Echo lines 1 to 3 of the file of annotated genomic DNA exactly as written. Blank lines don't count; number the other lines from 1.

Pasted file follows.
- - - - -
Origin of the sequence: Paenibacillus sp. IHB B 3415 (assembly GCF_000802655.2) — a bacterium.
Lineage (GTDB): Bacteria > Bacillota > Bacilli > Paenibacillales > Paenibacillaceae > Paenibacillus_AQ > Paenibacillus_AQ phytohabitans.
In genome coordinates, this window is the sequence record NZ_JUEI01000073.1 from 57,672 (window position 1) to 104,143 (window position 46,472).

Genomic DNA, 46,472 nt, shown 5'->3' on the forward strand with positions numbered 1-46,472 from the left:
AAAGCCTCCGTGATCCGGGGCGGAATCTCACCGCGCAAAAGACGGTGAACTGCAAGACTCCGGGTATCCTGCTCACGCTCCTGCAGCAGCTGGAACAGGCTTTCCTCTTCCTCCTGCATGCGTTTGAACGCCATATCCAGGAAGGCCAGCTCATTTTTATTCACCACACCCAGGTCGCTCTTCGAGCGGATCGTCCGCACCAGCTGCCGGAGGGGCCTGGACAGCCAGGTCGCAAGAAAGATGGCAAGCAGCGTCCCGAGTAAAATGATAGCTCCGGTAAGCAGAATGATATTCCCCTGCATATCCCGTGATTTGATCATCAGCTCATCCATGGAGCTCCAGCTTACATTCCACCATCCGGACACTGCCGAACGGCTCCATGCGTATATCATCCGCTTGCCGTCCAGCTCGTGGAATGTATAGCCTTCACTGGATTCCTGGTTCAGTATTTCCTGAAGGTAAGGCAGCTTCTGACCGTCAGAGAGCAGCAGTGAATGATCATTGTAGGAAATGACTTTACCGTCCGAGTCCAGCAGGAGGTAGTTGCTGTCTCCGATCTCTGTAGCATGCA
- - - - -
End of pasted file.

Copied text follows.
Origin of the sequence: Paenibacillus sp. IHB B 3415 (assembly GCF_000802655.2) — a bacterium.
Lineage (GTDB): Bacteria > Bacillota > Bacilli > Paenibacillales > Paenibacillaceae > Paenibacillus_AQ > Paenibacillus_AQ phytohabitans.
In genome coordinates, this window is the sequence record NZ_JUEI01000073.1 from 57,672 (window position 1) to 104,143 (window position 46,472).